EXAMPLE V EXAMPLE VI A suspension is prepared by dispersing about 8 parts N,N- bis l-( l -naphthylazo)-2-hydroxy-8-naphthyl] adipdiamide in about I00 parts Sohio Odorless Solvent 3440.

The response of this suspension to red, green, blue and white light is then measured with a negative potential on the roller electrode. See Table I for results.

EXAMPLE VII The tests of Example VI are repeated with a positive potential on the roller electrode. Results are tabulated in Table I.

' EXAMPLE VIII A suspension is prepared by mixing about 7 parts the cyclic bis-amide of terephthalic acid and 4,4'-bis( 8-amino-2-hydroxy-l-naphthylazo)-diphenyl in about I parts Sohio Odorless Solvent 3440.

The response of this pigment to red, green, blueand white light is measured as in Example III. A positive potential is maintained on the roller electrode. See Table Ifor results.

Gamma, as listed in column six, is a standard photographic term referring to the slope of the above mentioned curve and indicates image density. The maximum and minimum reflection density produced are listed in columns seven and eight, respectively.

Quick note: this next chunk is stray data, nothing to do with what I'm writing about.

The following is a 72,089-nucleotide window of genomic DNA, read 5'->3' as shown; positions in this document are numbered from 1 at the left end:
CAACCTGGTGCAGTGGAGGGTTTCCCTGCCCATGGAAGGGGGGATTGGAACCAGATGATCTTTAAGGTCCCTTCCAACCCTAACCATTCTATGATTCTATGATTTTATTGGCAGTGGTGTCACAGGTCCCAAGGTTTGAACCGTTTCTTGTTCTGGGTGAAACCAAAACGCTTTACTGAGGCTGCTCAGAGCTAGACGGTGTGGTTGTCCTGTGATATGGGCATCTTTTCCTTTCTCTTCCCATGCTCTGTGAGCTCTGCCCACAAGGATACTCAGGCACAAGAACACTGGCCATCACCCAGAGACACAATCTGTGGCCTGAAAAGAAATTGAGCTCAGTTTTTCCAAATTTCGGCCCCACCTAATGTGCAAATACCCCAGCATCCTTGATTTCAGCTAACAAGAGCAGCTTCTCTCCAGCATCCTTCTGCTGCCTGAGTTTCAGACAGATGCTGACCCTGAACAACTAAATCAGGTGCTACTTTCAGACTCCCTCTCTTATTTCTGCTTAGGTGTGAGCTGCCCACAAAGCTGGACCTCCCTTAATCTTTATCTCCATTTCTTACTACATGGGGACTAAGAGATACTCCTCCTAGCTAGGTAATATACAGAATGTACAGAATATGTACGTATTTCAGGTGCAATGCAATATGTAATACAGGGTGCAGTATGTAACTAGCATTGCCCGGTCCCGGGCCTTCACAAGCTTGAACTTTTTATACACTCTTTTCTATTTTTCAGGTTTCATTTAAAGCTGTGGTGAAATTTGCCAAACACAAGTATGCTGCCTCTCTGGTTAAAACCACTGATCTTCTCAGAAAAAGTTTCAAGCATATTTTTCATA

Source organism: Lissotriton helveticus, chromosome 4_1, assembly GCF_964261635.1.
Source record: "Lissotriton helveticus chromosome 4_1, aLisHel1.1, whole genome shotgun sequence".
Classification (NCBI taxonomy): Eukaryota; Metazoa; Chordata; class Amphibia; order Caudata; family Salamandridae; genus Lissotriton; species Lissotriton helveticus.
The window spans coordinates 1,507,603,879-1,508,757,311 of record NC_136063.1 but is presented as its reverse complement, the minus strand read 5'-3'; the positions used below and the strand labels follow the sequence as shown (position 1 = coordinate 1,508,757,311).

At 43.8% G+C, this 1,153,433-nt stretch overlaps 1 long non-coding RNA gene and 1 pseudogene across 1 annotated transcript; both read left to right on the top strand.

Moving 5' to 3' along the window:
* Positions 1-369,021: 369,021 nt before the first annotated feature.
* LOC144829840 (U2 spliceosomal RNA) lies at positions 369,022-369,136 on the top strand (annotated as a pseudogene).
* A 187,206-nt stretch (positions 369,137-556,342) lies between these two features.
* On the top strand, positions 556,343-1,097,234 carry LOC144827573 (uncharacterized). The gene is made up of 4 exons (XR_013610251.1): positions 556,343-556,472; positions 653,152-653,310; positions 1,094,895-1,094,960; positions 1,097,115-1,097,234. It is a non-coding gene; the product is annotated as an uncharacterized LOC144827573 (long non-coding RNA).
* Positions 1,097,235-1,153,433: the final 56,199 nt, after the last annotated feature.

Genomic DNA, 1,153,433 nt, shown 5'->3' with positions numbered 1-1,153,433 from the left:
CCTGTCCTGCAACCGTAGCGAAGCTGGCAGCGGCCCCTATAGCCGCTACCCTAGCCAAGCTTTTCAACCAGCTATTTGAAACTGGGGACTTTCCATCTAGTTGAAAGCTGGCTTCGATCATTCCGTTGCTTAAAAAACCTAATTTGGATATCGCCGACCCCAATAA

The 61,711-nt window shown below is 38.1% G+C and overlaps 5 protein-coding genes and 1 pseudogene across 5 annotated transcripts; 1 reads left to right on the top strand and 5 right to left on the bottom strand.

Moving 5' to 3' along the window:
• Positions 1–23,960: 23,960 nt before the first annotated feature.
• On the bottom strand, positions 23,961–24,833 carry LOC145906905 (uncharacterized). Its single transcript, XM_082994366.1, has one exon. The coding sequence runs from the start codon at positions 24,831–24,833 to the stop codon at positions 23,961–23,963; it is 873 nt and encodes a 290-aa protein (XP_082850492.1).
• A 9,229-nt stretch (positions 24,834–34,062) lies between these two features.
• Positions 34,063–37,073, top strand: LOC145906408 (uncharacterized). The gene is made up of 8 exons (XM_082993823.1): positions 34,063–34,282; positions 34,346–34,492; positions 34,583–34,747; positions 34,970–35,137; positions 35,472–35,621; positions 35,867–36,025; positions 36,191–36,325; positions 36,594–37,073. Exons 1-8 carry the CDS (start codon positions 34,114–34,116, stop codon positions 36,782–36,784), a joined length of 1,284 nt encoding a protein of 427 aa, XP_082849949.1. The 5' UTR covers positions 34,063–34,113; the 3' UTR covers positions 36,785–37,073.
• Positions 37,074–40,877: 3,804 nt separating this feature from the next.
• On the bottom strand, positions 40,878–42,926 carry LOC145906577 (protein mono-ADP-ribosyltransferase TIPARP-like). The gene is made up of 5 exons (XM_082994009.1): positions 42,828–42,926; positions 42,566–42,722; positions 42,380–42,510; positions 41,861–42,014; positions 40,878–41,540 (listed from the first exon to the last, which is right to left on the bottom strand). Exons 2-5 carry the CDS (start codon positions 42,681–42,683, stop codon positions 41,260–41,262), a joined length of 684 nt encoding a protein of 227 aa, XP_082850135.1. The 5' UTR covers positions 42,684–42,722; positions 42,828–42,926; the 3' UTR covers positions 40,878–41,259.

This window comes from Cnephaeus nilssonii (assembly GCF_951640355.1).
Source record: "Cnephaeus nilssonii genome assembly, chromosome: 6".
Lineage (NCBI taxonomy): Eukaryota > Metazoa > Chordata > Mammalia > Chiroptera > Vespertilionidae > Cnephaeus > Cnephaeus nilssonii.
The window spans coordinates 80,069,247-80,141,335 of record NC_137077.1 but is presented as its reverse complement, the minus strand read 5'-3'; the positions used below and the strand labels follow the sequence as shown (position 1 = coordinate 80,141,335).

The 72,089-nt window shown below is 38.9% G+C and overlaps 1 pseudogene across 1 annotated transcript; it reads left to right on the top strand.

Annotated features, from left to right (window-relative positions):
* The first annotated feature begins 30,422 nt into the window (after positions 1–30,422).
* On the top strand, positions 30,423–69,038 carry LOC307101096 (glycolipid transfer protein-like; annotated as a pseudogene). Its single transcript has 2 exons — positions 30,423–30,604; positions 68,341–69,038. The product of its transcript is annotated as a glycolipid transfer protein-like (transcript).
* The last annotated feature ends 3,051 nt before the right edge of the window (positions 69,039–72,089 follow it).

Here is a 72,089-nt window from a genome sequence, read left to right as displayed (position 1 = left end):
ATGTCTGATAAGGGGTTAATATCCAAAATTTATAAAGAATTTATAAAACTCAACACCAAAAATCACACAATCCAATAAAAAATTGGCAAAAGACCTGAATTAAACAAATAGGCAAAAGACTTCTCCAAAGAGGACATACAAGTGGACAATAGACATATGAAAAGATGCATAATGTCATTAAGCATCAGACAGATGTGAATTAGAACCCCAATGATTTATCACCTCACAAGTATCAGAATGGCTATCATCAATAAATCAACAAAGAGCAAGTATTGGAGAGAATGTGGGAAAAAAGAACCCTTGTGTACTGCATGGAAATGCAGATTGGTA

In each of the examples IX-XI below, a suspension including equal amounts of three different color pigments is made up by dispersing the pigments in finely divided form in Sohio Odorless Solvent 3440 so that the pigments constitute about 8 percent by weight of the mixture. This mixture may be referred to as a tri-mix." These mixtures are individually tested by coating them on a NESA glass and exposing them as in Example I above, except that a multi-color Kodachrome" transparency is interposed between the light source and the plate instead of the neutral density and Wratten filters. Thus, a multi-color image is projected onto the plate as the roller moves across the surface of the coated piece of glass substrate. A Baryta paper blocking electrode is employed and the roller is held at a negative potential of about 2,500 volts with respect to the substrate. The roller is passed over the substrate six times, being cleaned after each pass. The potential application and exposure are both continued during the entire period of the six passes by the roller. After completion of the six passes, the quality of the image left on the substrate is evaluated as to density and color separation.